If you reduce the amount of cooling water fed to a reflux condenser, at some point it can't condense all the vapor, and some will begin to flow past the condenser. If you do this by design, then the vapor getting past the reflux condenser can be condensed by a second condenser and collected as product.
Consider the operation of the unit in diagram 4-14. Initially, tap A is wide open and tap B fully closed. All the cooling water flows through the reflux condenser, and 100% reflux occurs. After the column has achieved equilibrium, tap B is gradually opened. As more water flows through tap B, less water flows through the reflux condenser, and vapor begins to pass by without being condensed and returned to the column as reflux. This vapor reaches the product condenser, where it is condensed as product (at whatever temperature you choose!)
We've found that turning just tap B offers more than enough control to reduce the reflux ratio to around 90%, but different stills may have different characteristics. The advantage of having two taps is that control of the water flowing through condenser 1 can be reduced still further after tap B is wide open. Closing tap A fully when tap B is wide open results in zero reflux, converting the system to a fractionating still or, if the heat input is increased, to a pot still.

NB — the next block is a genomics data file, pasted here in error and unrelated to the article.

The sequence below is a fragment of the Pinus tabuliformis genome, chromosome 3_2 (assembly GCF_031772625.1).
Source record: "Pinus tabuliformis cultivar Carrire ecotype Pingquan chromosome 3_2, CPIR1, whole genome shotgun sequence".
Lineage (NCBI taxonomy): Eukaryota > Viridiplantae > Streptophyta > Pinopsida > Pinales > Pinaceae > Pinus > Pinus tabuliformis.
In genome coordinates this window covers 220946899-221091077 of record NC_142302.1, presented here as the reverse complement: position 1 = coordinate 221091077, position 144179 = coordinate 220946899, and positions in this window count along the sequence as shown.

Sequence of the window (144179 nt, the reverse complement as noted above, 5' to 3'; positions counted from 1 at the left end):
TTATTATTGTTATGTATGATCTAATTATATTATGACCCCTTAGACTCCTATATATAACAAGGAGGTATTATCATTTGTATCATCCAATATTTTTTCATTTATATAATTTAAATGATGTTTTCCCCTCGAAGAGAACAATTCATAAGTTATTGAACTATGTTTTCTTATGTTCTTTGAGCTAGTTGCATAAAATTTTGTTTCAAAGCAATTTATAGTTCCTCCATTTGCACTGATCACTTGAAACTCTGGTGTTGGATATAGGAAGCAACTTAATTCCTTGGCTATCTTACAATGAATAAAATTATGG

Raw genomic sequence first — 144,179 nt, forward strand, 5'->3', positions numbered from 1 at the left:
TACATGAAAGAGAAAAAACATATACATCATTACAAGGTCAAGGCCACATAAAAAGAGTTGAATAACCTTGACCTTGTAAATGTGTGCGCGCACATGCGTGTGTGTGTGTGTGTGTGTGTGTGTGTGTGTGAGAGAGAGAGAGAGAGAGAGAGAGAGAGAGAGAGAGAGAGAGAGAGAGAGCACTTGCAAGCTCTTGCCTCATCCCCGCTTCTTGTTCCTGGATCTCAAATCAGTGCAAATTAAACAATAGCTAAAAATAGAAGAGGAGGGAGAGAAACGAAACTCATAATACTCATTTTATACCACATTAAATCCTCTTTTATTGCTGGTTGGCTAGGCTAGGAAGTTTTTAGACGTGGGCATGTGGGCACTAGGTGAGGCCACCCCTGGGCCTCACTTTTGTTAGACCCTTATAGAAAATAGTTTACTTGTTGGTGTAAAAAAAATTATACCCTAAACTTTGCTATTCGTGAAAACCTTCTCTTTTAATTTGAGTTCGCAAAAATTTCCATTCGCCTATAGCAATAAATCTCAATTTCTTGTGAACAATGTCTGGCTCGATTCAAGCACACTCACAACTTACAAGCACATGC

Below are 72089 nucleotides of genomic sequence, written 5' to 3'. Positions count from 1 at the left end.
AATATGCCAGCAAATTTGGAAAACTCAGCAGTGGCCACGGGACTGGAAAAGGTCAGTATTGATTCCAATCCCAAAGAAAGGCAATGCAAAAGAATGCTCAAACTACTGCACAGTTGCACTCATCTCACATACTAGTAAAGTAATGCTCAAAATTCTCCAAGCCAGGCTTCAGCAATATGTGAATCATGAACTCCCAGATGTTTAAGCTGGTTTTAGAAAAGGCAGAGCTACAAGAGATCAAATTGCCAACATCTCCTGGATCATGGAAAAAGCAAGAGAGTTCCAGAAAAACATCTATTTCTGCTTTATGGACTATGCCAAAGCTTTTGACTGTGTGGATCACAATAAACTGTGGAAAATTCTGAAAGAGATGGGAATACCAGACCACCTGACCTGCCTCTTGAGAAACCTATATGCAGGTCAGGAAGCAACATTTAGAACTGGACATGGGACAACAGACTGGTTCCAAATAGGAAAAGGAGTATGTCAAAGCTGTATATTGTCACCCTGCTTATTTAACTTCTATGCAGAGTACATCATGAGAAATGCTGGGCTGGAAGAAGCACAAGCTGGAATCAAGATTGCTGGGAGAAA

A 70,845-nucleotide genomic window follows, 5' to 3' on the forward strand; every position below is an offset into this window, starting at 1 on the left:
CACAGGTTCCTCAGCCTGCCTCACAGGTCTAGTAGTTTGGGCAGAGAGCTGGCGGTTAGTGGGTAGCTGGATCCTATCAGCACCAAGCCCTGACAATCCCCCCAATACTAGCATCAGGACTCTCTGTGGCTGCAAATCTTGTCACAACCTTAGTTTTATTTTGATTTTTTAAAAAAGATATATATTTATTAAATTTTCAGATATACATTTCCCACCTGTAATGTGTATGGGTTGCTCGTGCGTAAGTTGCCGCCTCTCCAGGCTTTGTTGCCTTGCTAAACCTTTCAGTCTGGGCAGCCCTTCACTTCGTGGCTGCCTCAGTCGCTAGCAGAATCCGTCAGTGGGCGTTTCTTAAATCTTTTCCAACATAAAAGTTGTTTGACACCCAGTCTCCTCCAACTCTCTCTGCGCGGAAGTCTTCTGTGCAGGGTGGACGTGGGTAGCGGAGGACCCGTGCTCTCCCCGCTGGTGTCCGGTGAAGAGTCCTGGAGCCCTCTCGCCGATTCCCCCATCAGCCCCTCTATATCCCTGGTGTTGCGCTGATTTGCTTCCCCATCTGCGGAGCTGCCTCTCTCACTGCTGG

This option requires constant pressure cooling water if the reflux ratio is to be kept constant for any tap setting. You can get this by using a small water pressure regulator or by making a small header tank. Also, the piping for the cooling water has to be laid out carefully to prevent airlocks from forming.
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